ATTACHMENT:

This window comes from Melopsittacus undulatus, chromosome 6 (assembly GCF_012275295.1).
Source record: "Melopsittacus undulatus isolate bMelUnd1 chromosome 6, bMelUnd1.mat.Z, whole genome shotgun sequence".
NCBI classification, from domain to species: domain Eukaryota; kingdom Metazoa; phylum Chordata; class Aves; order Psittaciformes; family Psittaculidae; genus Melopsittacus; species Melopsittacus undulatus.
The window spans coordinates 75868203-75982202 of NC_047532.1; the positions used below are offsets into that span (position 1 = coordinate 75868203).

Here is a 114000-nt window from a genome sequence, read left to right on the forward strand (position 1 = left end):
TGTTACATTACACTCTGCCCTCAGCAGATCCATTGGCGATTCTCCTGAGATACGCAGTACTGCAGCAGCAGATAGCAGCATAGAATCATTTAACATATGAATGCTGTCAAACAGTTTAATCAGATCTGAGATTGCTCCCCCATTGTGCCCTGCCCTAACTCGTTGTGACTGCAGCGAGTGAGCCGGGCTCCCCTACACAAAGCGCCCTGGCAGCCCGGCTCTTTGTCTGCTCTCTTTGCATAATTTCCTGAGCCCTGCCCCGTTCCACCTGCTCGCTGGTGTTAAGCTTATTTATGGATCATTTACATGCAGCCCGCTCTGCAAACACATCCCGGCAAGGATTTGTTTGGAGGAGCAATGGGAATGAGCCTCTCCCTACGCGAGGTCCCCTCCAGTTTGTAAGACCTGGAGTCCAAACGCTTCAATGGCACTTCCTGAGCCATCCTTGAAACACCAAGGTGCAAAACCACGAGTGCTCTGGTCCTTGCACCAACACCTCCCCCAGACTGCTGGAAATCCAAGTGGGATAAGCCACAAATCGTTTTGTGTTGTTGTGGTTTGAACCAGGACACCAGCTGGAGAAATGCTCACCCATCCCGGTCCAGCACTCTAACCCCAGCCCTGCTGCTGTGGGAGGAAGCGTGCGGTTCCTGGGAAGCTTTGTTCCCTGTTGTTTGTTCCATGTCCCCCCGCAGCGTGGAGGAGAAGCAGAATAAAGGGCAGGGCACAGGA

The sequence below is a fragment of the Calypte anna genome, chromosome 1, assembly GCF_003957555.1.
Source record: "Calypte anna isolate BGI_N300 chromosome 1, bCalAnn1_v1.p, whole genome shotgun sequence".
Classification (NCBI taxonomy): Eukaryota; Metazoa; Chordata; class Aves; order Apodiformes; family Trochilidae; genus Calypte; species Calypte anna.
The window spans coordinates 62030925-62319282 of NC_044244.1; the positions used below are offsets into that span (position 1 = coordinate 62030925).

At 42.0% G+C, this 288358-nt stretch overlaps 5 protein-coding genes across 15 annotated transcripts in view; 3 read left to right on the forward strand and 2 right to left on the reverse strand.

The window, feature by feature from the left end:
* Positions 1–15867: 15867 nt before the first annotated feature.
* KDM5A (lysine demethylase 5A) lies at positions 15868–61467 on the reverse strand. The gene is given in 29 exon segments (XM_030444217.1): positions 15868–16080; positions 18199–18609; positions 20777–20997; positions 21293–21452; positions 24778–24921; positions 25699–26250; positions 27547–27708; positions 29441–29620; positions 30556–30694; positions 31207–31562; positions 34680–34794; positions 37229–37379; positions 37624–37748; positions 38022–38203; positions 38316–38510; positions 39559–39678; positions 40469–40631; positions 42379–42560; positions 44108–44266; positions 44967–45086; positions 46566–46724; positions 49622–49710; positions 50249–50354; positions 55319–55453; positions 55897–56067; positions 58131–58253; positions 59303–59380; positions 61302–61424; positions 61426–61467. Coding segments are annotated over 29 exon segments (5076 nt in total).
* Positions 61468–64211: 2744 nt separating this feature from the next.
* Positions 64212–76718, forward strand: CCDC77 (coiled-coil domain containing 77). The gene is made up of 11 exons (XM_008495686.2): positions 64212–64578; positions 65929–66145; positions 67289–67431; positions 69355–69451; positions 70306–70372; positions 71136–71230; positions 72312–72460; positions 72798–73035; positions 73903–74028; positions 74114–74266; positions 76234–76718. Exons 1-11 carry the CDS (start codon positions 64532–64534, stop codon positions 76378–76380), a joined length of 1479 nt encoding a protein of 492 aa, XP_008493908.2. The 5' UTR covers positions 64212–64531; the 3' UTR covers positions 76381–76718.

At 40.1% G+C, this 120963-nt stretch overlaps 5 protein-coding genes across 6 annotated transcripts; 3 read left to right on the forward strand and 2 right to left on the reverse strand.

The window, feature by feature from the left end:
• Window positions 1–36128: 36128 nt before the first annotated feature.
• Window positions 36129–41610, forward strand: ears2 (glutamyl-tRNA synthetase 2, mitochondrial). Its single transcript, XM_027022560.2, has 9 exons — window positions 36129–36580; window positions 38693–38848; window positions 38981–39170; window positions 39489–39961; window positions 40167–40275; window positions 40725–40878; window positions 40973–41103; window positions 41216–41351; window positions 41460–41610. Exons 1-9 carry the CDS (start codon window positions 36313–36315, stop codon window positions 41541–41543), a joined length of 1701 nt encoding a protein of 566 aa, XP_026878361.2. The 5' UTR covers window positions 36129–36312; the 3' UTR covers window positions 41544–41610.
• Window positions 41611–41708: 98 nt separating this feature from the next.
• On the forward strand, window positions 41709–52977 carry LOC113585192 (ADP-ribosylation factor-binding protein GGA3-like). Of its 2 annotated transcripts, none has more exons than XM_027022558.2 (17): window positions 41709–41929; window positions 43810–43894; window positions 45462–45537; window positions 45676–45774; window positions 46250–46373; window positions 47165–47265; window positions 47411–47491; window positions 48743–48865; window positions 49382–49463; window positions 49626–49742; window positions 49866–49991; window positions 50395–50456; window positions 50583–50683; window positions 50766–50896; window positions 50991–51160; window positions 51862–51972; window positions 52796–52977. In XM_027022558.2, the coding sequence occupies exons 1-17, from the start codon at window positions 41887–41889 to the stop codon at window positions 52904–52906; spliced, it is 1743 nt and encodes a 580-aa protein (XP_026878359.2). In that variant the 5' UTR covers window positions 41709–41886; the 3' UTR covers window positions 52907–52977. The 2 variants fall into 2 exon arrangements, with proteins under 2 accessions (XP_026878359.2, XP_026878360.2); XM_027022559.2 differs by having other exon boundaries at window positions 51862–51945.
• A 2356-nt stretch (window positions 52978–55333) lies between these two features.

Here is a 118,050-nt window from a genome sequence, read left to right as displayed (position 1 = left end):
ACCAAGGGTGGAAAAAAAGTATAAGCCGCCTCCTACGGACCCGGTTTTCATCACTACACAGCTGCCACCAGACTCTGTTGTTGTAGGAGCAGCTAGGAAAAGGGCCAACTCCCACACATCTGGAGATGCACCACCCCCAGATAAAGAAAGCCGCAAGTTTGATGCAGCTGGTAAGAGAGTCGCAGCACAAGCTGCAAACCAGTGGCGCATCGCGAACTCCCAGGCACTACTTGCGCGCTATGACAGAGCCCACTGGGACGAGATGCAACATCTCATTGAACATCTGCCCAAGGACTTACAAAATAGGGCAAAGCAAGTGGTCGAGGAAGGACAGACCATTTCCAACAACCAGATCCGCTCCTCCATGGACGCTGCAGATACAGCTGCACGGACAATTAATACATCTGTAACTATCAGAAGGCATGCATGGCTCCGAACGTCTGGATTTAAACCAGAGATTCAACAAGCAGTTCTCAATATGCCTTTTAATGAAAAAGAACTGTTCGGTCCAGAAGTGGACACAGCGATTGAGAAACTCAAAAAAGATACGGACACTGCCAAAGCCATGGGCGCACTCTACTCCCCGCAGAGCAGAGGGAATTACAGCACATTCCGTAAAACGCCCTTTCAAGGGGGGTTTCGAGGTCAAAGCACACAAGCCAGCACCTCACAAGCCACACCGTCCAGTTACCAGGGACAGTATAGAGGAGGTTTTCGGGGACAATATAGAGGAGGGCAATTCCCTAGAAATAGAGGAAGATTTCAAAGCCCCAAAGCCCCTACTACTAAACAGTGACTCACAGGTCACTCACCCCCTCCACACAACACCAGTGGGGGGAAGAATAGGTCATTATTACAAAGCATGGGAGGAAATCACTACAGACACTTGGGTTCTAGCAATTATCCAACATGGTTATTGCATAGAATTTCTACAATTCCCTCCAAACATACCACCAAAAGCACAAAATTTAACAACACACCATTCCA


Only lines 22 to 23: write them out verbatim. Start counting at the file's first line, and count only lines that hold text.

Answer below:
• On the forward strand, window positions 41709–52977 carry LOC113585192 (ADP-ribosylation factor-binding protein GGA3-like). Of its 2 annotated transcripts, none has more exons than XM_027022558.2 (17): window positions 41709–41929; window positions 43810–43894; window positions 45462–45537; window positions 45676–45774; window positions 46250–46373; window positions 47165–47265; window positions 47411–47491; window positions 48743–48865; window positions 49382–49463; window positions 49626–49742; window positions 49866–49991; window positions 50395–50456; window positions 50583–50683; window positions 50766–50896; window positions 50991–51160; window positions 51862–51972; window positions 52796–52977. In XM_027022558.2, the coding sequence occupies exons 1-17, from the start codon at window positions 41887–41889 to the stop codon at window positions 52904–52906; spliced, it is 1743 nt and encodes a 580-aa protein (XP_026878359.2). In that variant the 5' UTR covers window positions 41709–41886; the 3' UTR covers window positions 52907–52977. The 2 variants fall into 2 exon arrangements, with proteins under 2 accessions (XP_026878359.2, XP_026878360.2); XM_027022559.2 differs by having other exon boundaries at window positions 51862–51945.
• A 2356-nt stretch (window positions 52978–55333) lies between these two features.